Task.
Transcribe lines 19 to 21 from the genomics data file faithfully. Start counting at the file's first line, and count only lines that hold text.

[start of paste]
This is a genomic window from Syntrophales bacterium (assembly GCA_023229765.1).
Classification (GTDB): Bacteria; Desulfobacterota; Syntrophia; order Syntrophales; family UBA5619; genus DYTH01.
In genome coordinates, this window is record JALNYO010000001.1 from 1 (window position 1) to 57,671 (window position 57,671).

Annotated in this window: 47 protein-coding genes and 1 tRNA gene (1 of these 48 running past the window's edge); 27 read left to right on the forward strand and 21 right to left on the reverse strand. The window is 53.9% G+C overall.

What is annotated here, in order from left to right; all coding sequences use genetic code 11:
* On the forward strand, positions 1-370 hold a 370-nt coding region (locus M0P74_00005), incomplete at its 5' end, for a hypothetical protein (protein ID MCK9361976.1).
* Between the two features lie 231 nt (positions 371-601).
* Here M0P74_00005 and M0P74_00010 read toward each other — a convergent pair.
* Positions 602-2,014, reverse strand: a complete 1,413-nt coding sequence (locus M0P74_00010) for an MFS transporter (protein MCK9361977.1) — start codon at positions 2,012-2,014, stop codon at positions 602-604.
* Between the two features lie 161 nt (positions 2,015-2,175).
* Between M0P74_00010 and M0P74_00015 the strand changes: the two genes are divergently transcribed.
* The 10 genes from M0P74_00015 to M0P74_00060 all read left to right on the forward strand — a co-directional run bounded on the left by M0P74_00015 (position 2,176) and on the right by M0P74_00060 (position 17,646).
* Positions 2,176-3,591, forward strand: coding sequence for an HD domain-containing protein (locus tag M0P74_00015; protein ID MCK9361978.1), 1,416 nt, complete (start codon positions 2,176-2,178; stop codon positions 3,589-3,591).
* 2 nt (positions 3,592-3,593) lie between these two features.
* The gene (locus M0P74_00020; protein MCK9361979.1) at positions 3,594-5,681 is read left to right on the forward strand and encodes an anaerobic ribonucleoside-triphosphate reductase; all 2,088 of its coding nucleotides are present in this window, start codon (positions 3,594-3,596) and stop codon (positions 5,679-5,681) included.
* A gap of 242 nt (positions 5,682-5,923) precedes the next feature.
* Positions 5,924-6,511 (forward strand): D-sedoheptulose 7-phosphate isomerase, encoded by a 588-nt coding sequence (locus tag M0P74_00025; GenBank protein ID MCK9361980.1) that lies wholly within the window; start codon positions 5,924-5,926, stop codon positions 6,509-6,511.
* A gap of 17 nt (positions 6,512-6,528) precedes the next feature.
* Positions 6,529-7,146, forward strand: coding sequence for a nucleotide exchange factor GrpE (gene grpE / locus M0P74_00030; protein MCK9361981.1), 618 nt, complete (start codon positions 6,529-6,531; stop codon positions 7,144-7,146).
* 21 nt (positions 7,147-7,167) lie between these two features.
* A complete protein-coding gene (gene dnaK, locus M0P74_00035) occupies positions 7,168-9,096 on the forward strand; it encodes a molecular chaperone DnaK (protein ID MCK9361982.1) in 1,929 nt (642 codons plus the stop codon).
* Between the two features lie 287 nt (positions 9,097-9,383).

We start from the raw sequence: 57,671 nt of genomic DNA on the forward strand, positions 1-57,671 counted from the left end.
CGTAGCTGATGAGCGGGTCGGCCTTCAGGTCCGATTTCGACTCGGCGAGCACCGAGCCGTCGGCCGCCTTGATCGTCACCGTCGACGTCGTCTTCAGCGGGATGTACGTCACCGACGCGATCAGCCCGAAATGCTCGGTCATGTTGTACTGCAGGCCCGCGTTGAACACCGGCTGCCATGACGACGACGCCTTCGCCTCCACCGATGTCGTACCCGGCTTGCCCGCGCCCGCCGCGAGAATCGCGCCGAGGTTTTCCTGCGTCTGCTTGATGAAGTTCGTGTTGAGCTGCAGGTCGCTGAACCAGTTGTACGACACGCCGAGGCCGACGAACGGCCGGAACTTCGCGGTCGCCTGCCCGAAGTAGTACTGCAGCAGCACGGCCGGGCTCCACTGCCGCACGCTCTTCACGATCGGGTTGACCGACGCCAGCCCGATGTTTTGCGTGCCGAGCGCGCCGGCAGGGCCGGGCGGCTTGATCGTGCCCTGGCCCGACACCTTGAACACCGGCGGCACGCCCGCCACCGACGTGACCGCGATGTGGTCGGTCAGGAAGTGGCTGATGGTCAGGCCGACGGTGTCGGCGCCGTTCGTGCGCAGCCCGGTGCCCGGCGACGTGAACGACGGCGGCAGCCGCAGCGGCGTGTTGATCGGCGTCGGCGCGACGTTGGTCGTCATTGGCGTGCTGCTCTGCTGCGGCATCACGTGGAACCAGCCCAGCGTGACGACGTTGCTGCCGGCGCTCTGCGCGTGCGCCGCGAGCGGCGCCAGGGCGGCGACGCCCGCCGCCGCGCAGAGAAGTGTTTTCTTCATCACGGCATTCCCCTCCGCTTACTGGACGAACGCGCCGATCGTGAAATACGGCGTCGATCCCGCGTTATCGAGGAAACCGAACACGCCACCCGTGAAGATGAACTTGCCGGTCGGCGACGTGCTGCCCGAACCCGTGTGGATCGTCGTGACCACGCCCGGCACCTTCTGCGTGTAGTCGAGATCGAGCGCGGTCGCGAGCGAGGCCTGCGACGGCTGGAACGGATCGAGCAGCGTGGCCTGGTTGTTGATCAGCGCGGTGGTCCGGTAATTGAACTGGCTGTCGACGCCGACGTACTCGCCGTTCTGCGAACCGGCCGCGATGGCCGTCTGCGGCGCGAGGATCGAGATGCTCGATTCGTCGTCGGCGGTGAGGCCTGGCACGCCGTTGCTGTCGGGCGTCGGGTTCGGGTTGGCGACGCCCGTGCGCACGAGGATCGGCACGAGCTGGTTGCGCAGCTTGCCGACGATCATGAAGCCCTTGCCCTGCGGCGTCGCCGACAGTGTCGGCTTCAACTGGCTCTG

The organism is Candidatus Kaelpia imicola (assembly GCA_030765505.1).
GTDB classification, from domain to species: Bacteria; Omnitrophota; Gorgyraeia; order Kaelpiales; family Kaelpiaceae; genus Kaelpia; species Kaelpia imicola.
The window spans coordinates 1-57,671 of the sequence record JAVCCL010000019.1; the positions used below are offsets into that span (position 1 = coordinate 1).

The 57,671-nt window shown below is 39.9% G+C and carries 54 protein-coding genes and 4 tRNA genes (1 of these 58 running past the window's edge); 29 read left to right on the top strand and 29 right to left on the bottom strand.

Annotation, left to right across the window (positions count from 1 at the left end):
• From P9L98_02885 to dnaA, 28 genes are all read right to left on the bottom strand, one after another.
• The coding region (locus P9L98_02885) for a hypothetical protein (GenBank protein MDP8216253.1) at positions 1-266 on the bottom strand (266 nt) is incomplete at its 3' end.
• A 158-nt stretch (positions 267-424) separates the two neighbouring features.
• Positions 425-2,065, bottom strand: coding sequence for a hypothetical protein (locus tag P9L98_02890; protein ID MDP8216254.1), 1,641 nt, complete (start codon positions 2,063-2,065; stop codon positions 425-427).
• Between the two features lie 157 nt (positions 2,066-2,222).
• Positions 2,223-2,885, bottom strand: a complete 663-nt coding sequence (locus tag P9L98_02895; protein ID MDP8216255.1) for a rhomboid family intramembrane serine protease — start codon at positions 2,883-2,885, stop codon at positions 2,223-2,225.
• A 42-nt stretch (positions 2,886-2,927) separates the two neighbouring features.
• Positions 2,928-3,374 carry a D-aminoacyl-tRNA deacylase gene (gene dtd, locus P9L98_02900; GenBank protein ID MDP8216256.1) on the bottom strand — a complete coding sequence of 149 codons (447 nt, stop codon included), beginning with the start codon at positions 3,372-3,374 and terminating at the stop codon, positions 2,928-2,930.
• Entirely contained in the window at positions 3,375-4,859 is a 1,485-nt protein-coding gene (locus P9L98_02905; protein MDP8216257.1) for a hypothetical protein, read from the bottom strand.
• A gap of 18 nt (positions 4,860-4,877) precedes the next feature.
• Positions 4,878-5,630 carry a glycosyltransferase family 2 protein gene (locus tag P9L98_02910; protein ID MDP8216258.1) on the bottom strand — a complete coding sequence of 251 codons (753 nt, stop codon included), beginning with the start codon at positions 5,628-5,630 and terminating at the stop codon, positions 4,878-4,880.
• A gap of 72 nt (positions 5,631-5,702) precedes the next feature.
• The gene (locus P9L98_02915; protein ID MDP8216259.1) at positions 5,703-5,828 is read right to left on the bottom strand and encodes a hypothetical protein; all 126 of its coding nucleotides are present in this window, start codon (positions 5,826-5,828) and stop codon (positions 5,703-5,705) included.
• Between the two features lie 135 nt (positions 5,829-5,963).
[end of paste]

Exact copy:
* Positions 6,529-7,146, forward strand: coding sequence for a nucleotide exchange factor GrpE (gene grpE / locus M0P74_00030; protein MCK9361981.1), 618 nt, complete (start codon positions 6,529-6,531; stop codon positions 7,144-7,146).
* 21 nt (positions 7,147-7,167) lie between these two features.
* A complete protein-coding gene (gene dnaK, locus M0P74_00035) occupies positions 7,168-9,096 on the forward strand; it encodes a molecular chaperone DnaK (protein ID MCK9361982.1) in 1,929 nt (642 codons plus the stop codon).